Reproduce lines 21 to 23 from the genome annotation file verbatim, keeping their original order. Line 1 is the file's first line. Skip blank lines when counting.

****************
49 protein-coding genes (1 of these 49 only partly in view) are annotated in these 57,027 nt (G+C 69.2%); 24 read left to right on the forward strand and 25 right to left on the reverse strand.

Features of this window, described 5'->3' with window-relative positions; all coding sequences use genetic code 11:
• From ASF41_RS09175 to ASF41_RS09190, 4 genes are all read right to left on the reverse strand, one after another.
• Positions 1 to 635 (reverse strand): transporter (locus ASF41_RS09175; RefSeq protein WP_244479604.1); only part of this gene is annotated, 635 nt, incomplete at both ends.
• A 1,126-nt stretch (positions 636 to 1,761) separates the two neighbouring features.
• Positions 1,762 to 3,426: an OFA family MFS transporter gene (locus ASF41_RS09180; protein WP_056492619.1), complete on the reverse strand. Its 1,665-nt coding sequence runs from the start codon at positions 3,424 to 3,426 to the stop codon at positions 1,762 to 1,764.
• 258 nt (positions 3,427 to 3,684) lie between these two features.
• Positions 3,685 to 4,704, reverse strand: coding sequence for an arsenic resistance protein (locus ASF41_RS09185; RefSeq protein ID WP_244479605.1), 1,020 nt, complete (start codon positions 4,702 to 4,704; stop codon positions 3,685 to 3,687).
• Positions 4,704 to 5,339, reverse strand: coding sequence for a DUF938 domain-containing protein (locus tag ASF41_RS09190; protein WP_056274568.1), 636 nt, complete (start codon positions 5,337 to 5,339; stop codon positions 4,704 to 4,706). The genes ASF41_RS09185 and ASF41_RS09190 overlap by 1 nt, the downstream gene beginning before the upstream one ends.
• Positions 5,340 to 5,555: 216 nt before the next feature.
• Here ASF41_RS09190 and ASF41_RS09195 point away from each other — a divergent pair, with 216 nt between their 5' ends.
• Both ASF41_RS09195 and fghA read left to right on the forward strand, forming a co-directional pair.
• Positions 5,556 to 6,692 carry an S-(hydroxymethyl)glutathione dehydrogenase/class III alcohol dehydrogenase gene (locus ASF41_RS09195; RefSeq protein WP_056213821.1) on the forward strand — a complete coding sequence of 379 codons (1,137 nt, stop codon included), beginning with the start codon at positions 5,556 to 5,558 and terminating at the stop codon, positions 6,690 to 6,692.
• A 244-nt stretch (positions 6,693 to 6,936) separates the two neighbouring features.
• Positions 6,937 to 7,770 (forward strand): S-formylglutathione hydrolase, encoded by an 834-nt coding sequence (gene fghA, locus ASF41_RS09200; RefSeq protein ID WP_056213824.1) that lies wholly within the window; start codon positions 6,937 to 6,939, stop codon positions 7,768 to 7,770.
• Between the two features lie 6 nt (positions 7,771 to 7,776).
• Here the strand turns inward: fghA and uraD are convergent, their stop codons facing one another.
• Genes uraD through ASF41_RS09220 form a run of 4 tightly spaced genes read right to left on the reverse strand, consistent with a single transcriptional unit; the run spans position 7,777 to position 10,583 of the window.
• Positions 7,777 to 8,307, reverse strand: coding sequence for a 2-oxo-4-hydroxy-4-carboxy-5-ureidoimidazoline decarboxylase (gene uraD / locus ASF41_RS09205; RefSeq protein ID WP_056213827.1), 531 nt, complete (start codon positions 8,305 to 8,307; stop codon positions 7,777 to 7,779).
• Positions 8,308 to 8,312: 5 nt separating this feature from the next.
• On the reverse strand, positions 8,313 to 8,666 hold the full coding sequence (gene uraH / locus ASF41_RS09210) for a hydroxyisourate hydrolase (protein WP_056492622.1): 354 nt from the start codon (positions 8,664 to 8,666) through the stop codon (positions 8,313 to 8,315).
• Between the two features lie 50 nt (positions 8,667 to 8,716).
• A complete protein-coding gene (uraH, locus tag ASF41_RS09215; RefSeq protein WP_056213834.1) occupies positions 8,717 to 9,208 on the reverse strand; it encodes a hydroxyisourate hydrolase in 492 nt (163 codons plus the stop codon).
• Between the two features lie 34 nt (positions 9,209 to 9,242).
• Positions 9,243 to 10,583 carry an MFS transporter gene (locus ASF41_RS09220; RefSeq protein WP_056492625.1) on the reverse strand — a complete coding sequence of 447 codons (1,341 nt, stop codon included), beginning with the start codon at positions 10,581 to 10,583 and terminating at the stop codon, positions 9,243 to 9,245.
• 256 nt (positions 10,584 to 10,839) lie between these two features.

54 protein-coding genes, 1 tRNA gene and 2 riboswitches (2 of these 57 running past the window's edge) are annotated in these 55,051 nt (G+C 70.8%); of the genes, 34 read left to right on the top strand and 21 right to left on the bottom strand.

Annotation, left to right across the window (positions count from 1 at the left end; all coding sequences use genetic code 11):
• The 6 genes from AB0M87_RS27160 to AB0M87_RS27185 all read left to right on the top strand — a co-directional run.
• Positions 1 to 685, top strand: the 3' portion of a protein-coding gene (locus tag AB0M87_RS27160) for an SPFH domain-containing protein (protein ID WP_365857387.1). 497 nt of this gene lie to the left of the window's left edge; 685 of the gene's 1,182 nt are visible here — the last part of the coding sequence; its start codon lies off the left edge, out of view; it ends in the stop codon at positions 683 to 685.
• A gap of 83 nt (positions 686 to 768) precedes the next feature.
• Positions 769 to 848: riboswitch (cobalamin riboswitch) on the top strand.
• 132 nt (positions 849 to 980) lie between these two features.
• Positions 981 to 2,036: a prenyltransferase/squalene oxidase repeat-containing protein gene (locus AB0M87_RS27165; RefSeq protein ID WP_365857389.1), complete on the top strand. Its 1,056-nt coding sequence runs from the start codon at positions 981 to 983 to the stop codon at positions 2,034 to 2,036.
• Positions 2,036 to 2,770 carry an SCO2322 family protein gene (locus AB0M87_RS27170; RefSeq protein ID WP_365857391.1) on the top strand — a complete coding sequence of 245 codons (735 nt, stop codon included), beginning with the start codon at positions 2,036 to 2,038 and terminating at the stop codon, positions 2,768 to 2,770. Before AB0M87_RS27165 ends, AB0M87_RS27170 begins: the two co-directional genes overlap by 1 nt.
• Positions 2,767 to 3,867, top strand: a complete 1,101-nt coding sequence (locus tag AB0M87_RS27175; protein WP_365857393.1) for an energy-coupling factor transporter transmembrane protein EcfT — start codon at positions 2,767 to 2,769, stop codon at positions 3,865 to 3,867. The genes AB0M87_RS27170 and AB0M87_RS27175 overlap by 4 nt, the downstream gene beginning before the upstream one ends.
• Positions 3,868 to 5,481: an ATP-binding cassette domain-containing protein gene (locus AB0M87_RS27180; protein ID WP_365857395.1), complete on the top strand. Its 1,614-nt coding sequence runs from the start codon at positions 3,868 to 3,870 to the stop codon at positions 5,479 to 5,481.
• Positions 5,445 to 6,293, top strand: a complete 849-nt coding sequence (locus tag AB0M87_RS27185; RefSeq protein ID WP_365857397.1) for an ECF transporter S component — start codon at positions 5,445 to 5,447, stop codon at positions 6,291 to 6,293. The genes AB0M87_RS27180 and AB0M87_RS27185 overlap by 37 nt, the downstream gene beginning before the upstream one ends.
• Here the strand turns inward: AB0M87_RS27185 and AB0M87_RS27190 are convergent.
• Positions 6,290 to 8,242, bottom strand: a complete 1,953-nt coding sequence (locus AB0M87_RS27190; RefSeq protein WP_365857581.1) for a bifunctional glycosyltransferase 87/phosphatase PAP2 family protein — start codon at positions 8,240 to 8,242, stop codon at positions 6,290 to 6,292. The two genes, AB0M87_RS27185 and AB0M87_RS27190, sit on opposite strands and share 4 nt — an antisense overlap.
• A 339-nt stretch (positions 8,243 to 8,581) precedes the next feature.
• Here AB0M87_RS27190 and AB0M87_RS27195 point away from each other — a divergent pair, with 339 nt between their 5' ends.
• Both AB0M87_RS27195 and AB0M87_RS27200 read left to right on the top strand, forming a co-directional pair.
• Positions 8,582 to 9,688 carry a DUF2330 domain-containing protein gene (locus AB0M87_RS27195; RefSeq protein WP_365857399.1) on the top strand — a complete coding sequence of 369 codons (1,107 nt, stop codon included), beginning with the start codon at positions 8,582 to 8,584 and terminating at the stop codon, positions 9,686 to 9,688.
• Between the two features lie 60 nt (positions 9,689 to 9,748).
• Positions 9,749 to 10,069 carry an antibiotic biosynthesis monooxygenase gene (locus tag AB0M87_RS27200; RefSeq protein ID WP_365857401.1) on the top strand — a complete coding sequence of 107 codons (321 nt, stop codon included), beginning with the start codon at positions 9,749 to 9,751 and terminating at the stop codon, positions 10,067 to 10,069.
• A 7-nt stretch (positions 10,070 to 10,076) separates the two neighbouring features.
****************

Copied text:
• On the reverse strand, positions 8,313 to 8,666 hold the full coding sequence (gene uraH / locus ASF41_RS09210) for a hydroxyisourate hydrolase (protein WP_056492622.1): 354 nt from the start codon (positions 8,664 to 8,666) through the stop codon (positions 8,313 to 8,315).
• Between the two features lie 50 nt (positions 8,667 to 8,716).
• A complete protein-coding gene (uraH, locus tag ASF41_RS09215; RefSeq protein WP_056213834.1) occupies positions 8,717 to 9,208 on the reverse strand; it encodes a hydroxyisourate hydrolase in 492 nt (163 codons plus the stop codon).